There are many possible functions for the bacterial polysaccharides in symbiosis, such as the promotion of infection thread initiation and development and the elicitation of nodulins, as well as other signal functions. Potential passive functions include the masking of negative determinants and physical protection against harmful plant products. Any such functions, active or passive, may influence compatibility in infection and, ultimately, the host range of the bacterial strain.

It has now been shown that different Sinorhizobium strains produce structurally similar, yet chemically distinct, K antigens (Table (Table4):4): 10 of the 11 Sinorhizobium K antigens that have been partially or completely characterized conform to the consensus structure, Sug-Kdx (where Sug is any hexose and Kdx is any 1-carboxy-2-keto-3-deoxy sugar). Furthermore, Agrobacterium tumefaciens, which is closely related to Sinorhizobium spp., also produces a polysaccharide that appears to conform to the consensus structure, although it has not been completely characterized (31). Despite the similarities, the K antigens of Sinorhizobium spp. are clearly strain-specific antigens. In addition to the differences in glycosyl residue composition, the polysaccharides vary in substitution patterns, linkage points, anomeric configuration, size range, and repeating unit size. One interesting feature that differs among the species is the consistent presence of N-acetyl groups in the K antigens of S. meliloti strains; these have not been found in S. fredii K antigens (Table (Table4).4). In addition, it has recently been shown that the K antigens of Sinorhizobium spp. are sulfated (27) but the level of sulfation is much lower in normally cultured cells of S. meliloti than in S. fredii. If the polysaccharides play an active role in the infection process and host specificity, any of the structural features may be important. For example, a very specific size range of EPS II has been found to promote nodulation of alfalfa by S. meliloti (10), and a genetic determinant of capsule size range (rkpZ) is required for alfalfa nodulation by EPS mutants of S. meliloti (32). In addition, specific K-antigen structure appears to be important in early recognition steps in S. meliloti-alfalfa symbiosis (1).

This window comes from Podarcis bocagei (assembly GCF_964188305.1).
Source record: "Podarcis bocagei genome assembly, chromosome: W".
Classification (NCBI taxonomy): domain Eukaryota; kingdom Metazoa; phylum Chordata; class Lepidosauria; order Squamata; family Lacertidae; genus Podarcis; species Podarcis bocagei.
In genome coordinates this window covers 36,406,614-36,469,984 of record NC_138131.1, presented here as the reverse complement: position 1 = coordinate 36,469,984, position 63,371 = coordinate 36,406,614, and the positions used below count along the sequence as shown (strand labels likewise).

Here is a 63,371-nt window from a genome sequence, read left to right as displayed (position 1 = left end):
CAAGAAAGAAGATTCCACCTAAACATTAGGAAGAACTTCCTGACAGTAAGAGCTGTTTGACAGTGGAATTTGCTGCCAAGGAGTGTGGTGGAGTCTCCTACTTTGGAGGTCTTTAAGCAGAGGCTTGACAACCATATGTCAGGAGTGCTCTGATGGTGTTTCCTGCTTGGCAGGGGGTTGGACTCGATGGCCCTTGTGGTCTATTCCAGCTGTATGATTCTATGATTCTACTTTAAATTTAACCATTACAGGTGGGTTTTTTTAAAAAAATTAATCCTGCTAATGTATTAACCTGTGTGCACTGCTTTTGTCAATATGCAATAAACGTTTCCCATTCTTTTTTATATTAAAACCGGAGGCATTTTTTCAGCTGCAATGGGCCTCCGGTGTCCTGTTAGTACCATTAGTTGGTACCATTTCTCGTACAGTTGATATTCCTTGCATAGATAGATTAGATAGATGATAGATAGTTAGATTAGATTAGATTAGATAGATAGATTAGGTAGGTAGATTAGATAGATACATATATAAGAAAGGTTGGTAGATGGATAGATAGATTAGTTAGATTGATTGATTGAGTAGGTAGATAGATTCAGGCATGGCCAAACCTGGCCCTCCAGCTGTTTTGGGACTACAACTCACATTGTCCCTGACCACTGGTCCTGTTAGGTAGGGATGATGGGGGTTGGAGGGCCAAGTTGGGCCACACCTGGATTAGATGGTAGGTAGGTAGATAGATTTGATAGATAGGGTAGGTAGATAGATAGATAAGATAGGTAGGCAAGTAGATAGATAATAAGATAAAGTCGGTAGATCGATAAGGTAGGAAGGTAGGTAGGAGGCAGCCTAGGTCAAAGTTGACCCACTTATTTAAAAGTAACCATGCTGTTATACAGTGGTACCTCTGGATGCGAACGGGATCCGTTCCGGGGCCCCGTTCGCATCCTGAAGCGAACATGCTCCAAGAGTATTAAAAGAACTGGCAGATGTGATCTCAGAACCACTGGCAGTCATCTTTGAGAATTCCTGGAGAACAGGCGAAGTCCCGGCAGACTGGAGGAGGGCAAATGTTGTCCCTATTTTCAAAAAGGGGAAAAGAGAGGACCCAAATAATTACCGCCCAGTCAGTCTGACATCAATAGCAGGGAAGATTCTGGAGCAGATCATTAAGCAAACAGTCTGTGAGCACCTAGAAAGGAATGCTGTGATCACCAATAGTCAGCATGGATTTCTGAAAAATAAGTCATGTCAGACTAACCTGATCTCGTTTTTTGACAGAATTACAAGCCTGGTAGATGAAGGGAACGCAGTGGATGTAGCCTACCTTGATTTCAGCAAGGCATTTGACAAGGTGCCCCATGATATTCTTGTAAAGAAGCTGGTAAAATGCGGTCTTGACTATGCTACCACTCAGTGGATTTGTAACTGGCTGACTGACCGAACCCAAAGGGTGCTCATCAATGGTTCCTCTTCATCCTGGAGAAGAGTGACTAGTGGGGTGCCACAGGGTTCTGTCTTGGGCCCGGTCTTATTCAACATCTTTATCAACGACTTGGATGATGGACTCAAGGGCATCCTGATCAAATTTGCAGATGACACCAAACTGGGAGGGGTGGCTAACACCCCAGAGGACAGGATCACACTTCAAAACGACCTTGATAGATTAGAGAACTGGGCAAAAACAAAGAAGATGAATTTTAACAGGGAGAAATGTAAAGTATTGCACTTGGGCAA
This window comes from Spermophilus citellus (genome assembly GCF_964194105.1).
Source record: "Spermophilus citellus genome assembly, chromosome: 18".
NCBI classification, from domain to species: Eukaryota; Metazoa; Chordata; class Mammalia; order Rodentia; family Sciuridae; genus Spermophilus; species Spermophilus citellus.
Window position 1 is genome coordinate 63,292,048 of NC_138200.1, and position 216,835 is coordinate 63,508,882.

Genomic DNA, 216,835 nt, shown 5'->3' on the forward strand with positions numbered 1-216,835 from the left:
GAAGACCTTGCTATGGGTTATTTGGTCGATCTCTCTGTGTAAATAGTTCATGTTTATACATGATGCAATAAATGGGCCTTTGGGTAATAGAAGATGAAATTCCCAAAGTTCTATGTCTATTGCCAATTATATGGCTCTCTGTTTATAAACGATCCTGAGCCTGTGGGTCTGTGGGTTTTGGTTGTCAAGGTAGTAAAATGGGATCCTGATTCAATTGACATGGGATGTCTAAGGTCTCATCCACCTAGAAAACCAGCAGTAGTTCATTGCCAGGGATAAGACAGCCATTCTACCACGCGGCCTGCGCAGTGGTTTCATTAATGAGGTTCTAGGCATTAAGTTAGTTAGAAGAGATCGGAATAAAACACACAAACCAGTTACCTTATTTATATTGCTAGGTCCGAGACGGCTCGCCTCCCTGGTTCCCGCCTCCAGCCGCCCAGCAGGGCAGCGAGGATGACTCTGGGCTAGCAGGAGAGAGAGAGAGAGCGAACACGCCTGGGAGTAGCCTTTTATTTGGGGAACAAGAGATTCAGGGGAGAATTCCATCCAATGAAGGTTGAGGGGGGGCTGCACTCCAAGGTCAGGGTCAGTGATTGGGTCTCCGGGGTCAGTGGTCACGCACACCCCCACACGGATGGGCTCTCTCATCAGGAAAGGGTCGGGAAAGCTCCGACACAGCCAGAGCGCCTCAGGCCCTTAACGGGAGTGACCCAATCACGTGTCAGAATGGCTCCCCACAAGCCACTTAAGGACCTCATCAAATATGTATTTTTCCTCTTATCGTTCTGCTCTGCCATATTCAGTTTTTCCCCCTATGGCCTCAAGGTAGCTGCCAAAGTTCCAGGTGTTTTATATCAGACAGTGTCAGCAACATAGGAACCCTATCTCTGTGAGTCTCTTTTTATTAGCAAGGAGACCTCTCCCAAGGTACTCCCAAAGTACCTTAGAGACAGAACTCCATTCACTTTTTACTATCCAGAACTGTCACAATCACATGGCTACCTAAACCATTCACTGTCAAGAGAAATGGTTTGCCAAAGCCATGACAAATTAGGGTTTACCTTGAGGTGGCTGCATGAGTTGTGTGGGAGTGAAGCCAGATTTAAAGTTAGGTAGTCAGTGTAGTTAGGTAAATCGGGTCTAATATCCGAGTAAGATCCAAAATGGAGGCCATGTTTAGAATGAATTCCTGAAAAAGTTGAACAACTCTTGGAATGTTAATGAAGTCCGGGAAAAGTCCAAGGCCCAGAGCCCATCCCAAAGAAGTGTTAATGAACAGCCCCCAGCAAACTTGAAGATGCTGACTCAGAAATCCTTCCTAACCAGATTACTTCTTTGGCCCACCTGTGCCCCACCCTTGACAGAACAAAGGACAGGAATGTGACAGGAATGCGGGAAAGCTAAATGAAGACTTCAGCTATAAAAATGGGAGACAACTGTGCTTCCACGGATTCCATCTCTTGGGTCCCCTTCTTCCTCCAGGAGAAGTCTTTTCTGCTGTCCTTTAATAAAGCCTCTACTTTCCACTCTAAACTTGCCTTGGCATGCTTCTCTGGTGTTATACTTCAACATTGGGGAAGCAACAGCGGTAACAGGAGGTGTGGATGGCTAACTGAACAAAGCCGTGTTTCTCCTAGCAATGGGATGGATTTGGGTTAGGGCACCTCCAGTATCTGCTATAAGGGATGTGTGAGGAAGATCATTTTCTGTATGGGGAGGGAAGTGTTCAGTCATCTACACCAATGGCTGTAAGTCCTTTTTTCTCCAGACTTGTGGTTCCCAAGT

K antigens of Sinorhizobium spp.

The primary function of the K antigens is probably to form a hydrated capsule that surrounds the cell and protects it against abiotic factors, such as desiccation. The advantage of the capsule, as opposed to LPS, is that it may constitute a dense matrix that extends far from the cell surface, with only a fraction of the component molecules in contact with the outer membrane. Present evidence suggests that these capsule “anchors” may be linked to the LPS via disulfide bridges (27); in contrast to studies of enteric bacteria, no evidence has been found for a lipid moiety on the K antigens of rhizobia. This was also shown in the lack of fatty acid resonances in the NMR spectra presented in this report.